But there’s a problem. That’s not RCI’s mandate. And CBC/Radio-Canada has no right to change that mandate. Because Canada’s Broadcasting  Act,  Article 46 (2), makes it a condition of the national public broadcaster’s licence to provide an international service “in accordance with such directions as the Governor in Council may issue.”

And the latest Governor in Council, Order in Council, PC Number: 2012-0775, says Radio Canada International must “produce and distribute programming targeted at international audiences to increase awareness of Canada, its values and its social, economic and cultural activities”.

This latest announcement by the CBC/Radio-Canada is, unfortunately, yet another in a string of actions over the last 30 years to eliminate Canada’s Voice to the World.

After failing to shutdown the service in 1990, 1995 and 1996 when pressure from listeners from around the world, and from Canadian Members of Parliament and Senators stopped the closure, the national broadcaster went about dismantling RCI one section after another, one resource after another in a death by a thousand cuts.

This assault on RCI really started in earnest in 1990 when Canada’s Voice to the World was a widely popular and respected international service of 200 employees, broadcasting in 14 languages heard around the world. The 1990 cut removed half the employees, and half the language sections. Over the years, under the guise of streamlining and improving the service, it’s been one cut after another. With this year’s announcement RCI will have a total of nine employees!

Not satisfied with cutting resources, CBC/Radio-Canada has also continually tried to undermine RCI’s international role.

When in 2003 a Canadian parliamentary committee agreed with the RCI Action Committee, in emphasizing RCI’s important international role and suggested more resources should be given to RCI, CBC/Radio-Canada responded by removing two key corporate policies that specifically outlined the necessity for producing programmes for an international audience, again, despite an obligation under the Broadcasting Act.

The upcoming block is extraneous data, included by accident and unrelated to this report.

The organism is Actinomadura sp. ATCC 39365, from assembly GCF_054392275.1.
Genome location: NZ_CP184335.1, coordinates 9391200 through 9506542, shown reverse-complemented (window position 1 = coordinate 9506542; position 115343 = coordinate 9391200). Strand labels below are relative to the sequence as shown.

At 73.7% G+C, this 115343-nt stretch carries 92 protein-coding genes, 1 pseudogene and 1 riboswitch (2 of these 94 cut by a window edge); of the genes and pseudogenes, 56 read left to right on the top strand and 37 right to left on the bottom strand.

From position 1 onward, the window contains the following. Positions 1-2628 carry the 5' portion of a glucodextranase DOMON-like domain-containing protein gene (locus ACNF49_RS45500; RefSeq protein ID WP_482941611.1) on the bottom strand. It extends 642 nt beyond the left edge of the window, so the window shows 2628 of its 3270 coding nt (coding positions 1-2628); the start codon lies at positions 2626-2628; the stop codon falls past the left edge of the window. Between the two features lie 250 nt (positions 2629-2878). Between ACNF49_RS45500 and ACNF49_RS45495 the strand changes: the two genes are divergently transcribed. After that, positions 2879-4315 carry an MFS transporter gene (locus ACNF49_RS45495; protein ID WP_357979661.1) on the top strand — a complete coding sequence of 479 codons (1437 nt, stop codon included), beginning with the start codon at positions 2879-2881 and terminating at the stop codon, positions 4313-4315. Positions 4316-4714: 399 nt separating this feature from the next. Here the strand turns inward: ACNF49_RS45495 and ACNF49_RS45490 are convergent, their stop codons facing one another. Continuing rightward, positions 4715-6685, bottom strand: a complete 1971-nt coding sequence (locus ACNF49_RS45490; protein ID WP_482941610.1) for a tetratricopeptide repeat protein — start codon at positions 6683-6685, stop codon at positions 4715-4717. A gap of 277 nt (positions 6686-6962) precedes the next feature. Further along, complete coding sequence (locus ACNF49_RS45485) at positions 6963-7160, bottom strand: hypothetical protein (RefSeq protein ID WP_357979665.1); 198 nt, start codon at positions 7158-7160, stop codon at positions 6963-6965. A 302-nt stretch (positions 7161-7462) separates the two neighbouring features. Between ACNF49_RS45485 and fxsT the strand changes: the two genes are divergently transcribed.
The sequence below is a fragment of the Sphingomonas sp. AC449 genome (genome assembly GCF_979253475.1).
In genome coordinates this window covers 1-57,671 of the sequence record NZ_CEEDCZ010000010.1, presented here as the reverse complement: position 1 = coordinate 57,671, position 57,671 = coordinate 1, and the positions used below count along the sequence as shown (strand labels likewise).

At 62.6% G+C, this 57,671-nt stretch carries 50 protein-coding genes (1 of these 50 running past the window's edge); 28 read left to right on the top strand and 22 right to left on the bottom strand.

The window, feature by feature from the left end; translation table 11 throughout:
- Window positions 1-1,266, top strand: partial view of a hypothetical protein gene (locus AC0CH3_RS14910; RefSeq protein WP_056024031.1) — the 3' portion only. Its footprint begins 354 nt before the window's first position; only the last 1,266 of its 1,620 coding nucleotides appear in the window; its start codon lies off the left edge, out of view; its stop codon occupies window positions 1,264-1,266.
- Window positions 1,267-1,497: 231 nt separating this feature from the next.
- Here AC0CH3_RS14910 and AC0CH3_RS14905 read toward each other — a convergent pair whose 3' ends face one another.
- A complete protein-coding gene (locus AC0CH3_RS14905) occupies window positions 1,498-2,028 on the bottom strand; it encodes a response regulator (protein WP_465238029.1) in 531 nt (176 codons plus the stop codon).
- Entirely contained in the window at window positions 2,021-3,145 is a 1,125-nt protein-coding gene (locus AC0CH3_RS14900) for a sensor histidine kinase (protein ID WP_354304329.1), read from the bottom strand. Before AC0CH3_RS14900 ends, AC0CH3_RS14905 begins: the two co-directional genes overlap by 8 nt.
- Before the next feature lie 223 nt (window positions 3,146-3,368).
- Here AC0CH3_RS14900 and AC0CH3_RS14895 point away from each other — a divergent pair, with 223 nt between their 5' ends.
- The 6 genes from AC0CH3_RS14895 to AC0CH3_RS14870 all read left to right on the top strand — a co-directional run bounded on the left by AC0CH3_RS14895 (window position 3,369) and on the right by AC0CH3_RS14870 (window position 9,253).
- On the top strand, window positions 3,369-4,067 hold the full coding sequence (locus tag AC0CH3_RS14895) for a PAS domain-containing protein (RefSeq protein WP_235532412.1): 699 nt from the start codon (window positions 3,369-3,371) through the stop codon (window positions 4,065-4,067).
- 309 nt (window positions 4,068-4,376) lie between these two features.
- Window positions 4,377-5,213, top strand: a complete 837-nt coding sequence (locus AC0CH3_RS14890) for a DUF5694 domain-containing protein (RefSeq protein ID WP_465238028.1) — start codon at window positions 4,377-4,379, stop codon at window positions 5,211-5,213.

The reductions in resources, the limiting or decreasing of RCI’s outreach, culminated in 2012 when CBC/Radio-Canada announced it was taking RCI off of shortwave radio broadcasts which had been the main way of communicating to the world since 1945.

This decision deliberately ignored the 2003 Order in Council that specifically obliged CBC as part of its licence to have RCI broadcast on shortwave. Two months after protests by the RCI Action Committee highlighted the illegality of this move, the Canadian Heritage Minister at the time, changed the Order in Council, eliminating shortwave from RCI’s obligations.

This whole sorry tale underlines a key problem facing Radio Canada International:

A domestic national broadcaster is deciding whether or not Canada should have an international voice to the world, and how well it should be funded.

Clearly however, the decision of whether Canada has a Voice to the World and how well it should be funded, should be a decision made by Parliament.

In the meantime, Canadian Heritage Minister Steven Guilbeault should tell CBC/Radio-Canada that it is not allowed to make this latest policy change. Then he should freeze any changes to the service until there is a serious renewal of the Voice of Canada, one that will give it financial and political protection from a toxic relationship with the national broadcaster.


* Correction to sentence, it originally stated “In fact it’s adding one “field” journalist to work in Punjabi, and one in Tagalog – not whole sections.”  The word “field” has been removed. Corrected 2021-02-05

** Correction to sentence, it originally stated “As far as the Spanish, Arabic and Chinese services which each have three seasoned experienced presenter-producers offering tailored content for their target audiences outside Canada, well, they’re all fired.” Correction “…only one will remain, the other two will be fired.” Corrected 2021-03-30
*** Correction to sentence, it originally stated “What will remain is one “journalist”  per language, who will be obliged to translate texts given to them in English and French.” We now know that no one will give the journalists texts, they will translate texts from the CBC and Radio-Canada websites. “Who will remain is one “journalist” (formerly host-producer) per language, who will be obliged to translate texts from the CBC and Radio-Canada websites.” Corrected 2012-02-05 and 2021-03-30